What is the dose of Semaglutide?
All patients start on the lowest dose of Semaglutide at 0.5mgs injected subcutaneously into belly fat every week. All patients increase by 0.5mgs weekly as tolerated (slower if nauseous), up to a total weekly dose of 2.5mgs.
How long until Semaglutide is approved by the FDA for weight loss?
In early December, Novo Nordisk submitted a new drug application (NDA) with priority review to the FDA. Under the standard review process, it usually takes the FDA about 10 months to review an application. But in this case, the priority review designation cuts that time down to 6 months.
According to the company, the new indication may include adults with a BMI greater than or equal to 30 kg/m², and adults with a BMI greater than or equal to 27 kg/m² who have at least one weight-related comorbidity, like high blood pressure or high cholesterol. The medication is to be used in addition to diet and exercise. Assuming everything goes as expected, the new indication and higher dose may be approved as early as this summer.
Are there any foods or medications you should avoid while on Semaglutide?
Here are a few things to keep in mind if you are on Semaglutide.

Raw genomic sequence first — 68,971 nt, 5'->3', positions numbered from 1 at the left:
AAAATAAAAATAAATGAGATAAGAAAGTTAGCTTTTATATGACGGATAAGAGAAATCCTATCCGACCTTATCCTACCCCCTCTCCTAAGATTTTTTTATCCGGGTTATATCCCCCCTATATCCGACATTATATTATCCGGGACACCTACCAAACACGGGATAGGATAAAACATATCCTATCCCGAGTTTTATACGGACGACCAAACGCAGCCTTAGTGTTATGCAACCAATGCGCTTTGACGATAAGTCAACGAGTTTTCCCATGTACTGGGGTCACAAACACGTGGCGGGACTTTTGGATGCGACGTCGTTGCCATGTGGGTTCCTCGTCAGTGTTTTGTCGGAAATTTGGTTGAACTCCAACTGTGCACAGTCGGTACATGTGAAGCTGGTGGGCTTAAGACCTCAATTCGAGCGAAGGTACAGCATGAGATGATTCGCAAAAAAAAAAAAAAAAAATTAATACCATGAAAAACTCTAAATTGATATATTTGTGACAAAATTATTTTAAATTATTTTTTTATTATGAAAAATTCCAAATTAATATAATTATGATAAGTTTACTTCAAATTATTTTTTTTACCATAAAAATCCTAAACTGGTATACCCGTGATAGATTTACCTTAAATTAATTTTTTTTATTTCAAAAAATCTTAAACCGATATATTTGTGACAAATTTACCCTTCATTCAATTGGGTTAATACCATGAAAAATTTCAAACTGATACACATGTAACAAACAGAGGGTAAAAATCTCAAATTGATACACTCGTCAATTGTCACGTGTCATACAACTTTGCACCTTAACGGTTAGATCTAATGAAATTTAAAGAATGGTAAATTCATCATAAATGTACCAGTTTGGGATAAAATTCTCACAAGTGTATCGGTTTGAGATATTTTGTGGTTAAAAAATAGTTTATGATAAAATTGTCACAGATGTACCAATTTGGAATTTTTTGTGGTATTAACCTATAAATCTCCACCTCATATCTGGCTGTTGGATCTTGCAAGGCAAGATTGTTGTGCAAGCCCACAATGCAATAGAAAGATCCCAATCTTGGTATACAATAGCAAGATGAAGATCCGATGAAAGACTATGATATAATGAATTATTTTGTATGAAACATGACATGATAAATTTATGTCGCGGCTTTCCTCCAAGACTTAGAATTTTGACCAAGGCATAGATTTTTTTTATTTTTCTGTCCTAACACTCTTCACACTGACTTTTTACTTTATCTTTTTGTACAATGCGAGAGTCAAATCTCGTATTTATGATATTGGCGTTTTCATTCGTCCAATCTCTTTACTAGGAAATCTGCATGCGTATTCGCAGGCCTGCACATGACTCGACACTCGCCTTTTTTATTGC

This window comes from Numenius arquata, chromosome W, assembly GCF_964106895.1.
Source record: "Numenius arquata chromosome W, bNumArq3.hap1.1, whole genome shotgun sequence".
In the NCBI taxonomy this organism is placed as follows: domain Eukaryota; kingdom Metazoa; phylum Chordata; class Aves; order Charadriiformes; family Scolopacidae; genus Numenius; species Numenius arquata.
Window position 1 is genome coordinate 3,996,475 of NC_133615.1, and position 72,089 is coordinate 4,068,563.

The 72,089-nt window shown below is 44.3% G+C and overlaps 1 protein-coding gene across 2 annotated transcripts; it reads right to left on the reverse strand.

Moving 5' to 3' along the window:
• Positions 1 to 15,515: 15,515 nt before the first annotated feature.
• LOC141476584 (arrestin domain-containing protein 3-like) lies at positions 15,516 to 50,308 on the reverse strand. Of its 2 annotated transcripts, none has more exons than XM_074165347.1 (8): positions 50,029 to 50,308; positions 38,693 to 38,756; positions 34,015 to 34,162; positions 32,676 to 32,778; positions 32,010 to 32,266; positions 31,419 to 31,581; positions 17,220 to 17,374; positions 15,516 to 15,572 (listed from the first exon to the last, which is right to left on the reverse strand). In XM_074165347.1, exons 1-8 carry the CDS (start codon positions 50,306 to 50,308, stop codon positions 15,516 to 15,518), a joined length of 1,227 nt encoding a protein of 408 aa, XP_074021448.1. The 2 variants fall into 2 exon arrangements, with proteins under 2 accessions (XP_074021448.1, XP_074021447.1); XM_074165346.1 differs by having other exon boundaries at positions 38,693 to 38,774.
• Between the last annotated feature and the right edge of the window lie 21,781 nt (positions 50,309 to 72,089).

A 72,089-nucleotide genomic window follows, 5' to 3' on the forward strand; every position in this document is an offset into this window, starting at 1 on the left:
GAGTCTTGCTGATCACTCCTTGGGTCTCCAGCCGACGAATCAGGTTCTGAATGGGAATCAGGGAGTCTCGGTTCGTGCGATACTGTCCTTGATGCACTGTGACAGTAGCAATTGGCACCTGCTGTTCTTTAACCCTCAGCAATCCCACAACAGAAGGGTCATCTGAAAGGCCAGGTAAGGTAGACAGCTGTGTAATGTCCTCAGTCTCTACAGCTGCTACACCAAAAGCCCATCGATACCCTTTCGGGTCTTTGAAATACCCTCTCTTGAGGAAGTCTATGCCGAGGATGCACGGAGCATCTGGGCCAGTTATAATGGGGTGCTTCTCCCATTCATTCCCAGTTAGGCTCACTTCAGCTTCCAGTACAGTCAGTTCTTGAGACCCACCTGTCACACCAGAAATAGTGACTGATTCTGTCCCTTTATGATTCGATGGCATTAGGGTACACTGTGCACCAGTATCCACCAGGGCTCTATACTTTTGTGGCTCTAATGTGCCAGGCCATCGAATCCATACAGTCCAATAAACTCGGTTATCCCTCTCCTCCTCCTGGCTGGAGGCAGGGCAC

First, you’ll want to limit how much alcohol you’re drinking while taking Semaglutide, especially if you are diabetic. Alcohol can have an effect on your blood sugar, and there is a risk that it may drop too low in combination with Semaglutide, especially if you are drinking on an empty stomach. Alcohol can irritate your stomach, too. This might make you feel worse in combination with some of the GI side effects from the medication.
You’ll also want to exercise caution if you are taking any oral medications. Since Semaglutide slows down gastric emptying, this can potentially impact the amount of oral medication your body is absorbing. And while trials haven’t shown this to be significant with Semaglutide, you’ll want to make sure your provider is aware of any other medications you are taking before starting Semaglutide.
What are the known side effects of Semaglutide?
The common side effects of Semaglutide are:
Since the higher dose has not been FDA-approved, we don’t have a list of known side effects yet. However, trial results suggest that they’ll be similar to those above, with effects like nausea and diarrhea being the most common.
Are there any significant health risks associated with using Semaglutide?
Yes. Semaglutide may cause serious side effects, including:
While no magic weight loss pill currently exists, available medications can help. But they should be used in combination with diet and exercise to get the most benefit and set you up for long-term results.
Keep in mind that these medications may not be covered by insurance, and some tend to be expensive. So if you are interested in a prescription to help you lose weight, you’ll want to talk to your provider to see which one would be the best fit for you.
Semaglutide (Brand name Ozempic) is a medication used to help control blood sugar levels in type 2 diabetes, but studies suggest that it may also help people without diabetes lose weight. Semaglutide may be used in adults with a BMI greater than or equal to 30 mg/kg² alone or 27 mg/kg² with at least one weight-related comorbidity such as insulin resistance, hypertension, high cholesterol, heart disease, and gout.